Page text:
too much text! ;) Happy Holidays! [allowsmilie] => 1 [showsignature] => 0 [ipaddress] => [iconid] => 0 [visible] => 1 [attach] => 0 [infraction] => 0 [reportthreadid] => 0 [isusenetpost] => 1 [msgid] => [ref] => <1133895316.165095.103230@f14g2000cwb.googlegroups.com> <3vm5h4F168qp6U1@individual.net> <405md5F188ftuU10@individual.net> <11ps7chf162p664@corp.supernews.com> <4088h5F1925noU6@individual.net> <11pufs9etreqn15@corp.supernews.com> [htmlstate] => on_nl2br [postusername] => DMFH [ip] => dmfh@n0spam.dmf [isdeleted] => 0 [usergroupid] => [membergroupids] => [displaygroupid] => [password] => [passworddate] => [email] => [styleid] => [parentemail] => [homepage] => [icq] => [aim] => [yahoo] => [msn] => [skype] => [showvbcode] => [showbirthday] => [usertitle] => [customtitle] => [joindate] => [daysprune] => [lastvisit] => [lastactivity] => [lastpost] => [lastpostid] => [posts] => [reputation] => [reputationlevelid] => [timezoneoffset] => [pmpopup] => [avatarid] => [avatarrevision] => [profilepicrevision] => [sigpicrevision] => [options] => [akvbghsfs_optionsfield] => [birthday] => [birthday_search] => [maxposts] => [startofweek] => [referrerid] => [languageid] => [emailstamp] => [threadedmode] => [autosubscribe] => [pmtotal] => [pmunread] => [salt] => [ipoints] => [infractions] => [warnings] => [infractiongroupids] => [infractiongroupid] => [adminoptions] => [profilevisits] => [friendcount] => [friendreqcount] => [vmunreadcount] => [vmmoderatedcount] => [socgroupinvitecount] => [socgroupreqcount] => [pcunreadcount] => [pcmoderatedcount] => [gmmoderatedcount] => [assetposthash] => [fbuserid] => [fbjoindate] => [fbname] => [logintype] => [fbaccesstoken] => [newrepcount] => [vbseo_likes_in] => [vbseo_likes_out] => [vbseo_likes_unread] => [temp] => [field1] => [field2] => [field3] => [field4] => [field5] => [subfolders] => [pmfolders] => [buddylist] => [ignorelist] => [signature] => [searchprefs] => [rank] => [icontitle] => [iconpath] => [avatarpath] => [hascustomavatar] => 0 [avatardateline] => [avwidth] => [avheight] => [edit_userid] => [edit_username] => [edit_dateline] => [edit_reason] => [hashistory] => [pagetext_html] => [hasimages] => [signatureparsed] => [sighasimages] => [sigpic] => [sigpicdateline] => [sigpicwidth] => [sigpicheight] => [postcount] => 19 [islastshown] => [isfirstshown] => [attachments] => [allattachments] => ) --> too much text! ;) Happy > Holidays![/ref] Keep enough to retain context for your reply, can whatever else you think appropriate. Bob Melson -- Robert G. Melson | Rio Grande MicroSolutions | El Paso, Texas ----- "One of the greatest delusions in the world is the hope that the evils in this world are to be cured by legislation." 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Looking for HP-UX support engineer in TEXAS - Linux / Unix Administration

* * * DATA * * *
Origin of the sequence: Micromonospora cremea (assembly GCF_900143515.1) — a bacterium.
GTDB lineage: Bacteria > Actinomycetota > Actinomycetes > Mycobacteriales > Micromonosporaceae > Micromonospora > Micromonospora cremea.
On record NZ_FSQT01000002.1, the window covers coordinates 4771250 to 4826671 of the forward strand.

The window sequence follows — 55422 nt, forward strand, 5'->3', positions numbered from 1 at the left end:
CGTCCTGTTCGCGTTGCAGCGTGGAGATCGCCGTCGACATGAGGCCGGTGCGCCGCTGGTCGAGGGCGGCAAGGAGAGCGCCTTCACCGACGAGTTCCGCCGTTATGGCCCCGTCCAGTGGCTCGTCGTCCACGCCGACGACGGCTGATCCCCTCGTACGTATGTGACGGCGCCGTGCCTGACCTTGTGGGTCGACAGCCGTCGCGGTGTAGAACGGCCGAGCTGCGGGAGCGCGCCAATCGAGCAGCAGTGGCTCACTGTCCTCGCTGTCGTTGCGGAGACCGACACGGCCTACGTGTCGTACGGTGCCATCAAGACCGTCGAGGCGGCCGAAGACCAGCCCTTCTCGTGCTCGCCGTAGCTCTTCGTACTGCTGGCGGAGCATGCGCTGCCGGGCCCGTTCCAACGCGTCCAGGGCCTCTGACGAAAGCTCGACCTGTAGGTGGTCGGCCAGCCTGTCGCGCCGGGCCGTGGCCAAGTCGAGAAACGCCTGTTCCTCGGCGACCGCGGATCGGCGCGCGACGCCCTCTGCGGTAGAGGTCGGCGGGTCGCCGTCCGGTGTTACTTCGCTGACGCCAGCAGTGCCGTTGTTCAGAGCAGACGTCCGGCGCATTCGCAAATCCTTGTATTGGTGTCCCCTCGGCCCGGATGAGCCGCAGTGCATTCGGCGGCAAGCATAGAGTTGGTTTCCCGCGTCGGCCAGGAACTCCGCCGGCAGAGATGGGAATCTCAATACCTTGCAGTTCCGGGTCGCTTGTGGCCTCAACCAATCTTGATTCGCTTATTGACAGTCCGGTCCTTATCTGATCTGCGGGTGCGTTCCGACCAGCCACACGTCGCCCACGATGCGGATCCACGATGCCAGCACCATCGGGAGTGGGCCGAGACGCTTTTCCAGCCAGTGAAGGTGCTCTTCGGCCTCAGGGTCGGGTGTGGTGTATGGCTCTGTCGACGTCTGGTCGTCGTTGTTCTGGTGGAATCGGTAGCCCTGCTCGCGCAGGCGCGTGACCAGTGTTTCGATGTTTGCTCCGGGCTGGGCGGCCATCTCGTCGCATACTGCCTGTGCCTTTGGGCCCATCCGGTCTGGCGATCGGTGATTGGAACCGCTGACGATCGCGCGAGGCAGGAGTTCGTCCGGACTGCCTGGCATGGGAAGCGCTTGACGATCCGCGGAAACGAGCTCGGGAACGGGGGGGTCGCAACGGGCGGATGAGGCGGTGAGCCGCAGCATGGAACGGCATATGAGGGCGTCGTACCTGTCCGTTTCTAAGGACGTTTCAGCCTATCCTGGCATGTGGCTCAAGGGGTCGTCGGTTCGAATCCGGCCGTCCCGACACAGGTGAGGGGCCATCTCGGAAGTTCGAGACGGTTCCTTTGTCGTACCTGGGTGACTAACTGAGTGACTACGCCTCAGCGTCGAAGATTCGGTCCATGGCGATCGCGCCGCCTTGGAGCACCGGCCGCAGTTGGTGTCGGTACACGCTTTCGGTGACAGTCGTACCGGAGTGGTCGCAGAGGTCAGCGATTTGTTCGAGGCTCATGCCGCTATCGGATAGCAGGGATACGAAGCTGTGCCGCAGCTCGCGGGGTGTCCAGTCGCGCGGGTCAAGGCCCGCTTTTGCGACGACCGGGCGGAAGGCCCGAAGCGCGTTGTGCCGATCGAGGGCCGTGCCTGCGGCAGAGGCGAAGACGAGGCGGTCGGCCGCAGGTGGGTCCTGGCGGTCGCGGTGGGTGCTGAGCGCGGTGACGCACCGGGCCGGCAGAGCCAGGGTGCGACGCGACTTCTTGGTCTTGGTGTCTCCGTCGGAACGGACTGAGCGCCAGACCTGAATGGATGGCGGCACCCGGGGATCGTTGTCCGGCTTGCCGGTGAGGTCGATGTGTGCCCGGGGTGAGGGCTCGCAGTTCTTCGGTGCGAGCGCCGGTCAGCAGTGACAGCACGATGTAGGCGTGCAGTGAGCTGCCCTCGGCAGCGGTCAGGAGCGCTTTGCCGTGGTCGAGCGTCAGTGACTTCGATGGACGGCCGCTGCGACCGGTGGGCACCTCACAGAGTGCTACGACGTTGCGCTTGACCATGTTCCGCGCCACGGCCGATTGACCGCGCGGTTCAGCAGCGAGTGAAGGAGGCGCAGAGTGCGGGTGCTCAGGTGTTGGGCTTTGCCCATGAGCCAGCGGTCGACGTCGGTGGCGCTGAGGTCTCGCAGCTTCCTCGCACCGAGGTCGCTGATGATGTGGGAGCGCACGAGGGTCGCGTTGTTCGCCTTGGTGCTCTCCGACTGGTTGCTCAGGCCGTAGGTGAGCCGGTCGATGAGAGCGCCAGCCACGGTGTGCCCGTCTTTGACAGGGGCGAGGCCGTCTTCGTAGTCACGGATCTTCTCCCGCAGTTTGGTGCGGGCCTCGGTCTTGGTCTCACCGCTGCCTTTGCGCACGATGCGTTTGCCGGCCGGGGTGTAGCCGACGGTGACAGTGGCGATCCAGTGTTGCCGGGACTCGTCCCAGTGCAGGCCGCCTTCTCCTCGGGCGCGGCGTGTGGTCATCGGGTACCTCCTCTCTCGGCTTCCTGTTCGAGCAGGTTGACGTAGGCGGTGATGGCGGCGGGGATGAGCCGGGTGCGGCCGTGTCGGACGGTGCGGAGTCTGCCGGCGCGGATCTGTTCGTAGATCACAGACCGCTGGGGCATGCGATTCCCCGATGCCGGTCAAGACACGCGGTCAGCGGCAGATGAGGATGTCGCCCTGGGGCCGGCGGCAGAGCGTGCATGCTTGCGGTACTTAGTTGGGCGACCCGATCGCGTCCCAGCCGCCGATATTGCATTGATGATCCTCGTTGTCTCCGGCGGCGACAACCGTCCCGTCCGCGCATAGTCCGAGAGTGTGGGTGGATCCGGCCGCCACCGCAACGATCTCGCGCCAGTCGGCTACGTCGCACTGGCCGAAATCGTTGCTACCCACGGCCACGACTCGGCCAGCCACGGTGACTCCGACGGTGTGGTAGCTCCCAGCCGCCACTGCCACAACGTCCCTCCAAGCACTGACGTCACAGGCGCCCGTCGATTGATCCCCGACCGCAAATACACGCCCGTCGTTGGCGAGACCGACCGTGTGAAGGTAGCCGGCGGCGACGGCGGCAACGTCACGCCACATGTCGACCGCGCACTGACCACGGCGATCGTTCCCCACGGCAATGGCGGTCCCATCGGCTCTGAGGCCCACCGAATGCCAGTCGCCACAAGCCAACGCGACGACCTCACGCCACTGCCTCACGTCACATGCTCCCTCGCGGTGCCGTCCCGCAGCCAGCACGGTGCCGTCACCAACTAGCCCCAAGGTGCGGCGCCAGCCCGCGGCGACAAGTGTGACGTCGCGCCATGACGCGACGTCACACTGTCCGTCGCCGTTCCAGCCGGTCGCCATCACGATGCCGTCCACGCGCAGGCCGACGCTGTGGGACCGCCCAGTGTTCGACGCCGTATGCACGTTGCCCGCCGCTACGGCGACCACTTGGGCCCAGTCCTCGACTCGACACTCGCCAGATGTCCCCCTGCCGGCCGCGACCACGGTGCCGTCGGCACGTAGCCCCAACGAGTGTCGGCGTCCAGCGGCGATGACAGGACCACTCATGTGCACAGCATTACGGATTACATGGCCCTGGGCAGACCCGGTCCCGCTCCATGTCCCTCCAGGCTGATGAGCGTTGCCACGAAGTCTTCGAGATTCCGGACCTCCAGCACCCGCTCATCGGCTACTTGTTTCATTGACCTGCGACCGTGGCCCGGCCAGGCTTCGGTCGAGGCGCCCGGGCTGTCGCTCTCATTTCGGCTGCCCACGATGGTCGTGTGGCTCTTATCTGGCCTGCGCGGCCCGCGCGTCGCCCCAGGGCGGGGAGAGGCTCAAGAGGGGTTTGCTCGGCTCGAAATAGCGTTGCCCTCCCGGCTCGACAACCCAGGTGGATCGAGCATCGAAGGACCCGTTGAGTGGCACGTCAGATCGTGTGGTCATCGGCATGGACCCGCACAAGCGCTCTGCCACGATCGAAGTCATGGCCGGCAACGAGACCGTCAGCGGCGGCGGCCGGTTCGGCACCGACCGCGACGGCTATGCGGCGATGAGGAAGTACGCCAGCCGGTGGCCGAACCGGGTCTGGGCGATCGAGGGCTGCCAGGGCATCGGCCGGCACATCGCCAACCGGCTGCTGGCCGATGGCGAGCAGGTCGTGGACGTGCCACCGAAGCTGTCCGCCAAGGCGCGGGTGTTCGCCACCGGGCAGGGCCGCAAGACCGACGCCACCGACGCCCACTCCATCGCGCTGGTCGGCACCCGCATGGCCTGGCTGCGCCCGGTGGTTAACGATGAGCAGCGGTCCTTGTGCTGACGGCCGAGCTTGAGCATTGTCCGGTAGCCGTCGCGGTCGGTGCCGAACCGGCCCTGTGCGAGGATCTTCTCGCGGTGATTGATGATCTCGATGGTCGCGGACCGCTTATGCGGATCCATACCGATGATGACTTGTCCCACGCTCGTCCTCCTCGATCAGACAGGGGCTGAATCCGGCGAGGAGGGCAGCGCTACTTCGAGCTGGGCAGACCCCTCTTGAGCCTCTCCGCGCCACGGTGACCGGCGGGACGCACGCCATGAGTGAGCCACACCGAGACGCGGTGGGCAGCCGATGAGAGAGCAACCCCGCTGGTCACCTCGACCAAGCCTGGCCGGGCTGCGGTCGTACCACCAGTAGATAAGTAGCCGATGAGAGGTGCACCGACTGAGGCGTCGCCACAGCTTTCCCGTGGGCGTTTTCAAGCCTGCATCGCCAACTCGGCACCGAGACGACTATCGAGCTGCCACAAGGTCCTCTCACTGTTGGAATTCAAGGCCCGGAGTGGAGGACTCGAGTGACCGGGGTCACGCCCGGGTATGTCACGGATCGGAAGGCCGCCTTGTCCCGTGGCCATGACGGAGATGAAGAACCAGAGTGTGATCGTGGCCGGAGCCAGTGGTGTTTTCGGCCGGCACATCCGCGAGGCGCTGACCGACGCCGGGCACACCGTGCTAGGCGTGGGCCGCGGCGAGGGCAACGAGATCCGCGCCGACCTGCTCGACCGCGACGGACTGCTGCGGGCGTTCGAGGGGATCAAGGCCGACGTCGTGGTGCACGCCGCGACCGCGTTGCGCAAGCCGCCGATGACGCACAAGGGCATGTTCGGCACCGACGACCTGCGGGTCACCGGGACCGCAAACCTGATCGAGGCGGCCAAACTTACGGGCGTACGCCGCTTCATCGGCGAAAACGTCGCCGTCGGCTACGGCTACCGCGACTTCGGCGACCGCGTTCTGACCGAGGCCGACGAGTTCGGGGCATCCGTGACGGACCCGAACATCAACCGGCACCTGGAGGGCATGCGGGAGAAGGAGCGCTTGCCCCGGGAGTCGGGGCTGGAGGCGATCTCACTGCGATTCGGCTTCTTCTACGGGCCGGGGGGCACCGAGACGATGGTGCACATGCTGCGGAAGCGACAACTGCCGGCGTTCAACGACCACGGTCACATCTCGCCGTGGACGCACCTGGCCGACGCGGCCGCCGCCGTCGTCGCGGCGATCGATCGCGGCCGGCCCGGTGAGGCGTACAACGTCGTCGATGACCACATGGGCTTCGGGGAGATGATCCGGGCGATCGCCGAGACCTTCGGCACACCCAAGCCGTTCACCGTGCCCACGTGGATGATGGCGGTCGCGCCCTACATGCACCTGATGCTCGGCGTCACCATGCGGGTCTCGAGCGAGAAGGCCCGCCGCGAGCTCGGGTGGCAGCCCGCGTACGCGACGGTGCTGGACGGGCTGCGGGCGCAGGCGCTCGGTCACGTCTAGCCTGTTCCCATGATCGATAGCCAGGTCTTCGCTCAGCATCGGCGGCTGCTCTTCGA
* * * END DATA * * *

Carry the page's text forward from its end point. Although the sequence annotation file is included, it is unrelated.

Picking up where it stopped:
Support contract in Texas, need engineer with experience. various platforms. Call 1800-548-2607 770-569-2828 ext 203 Robert...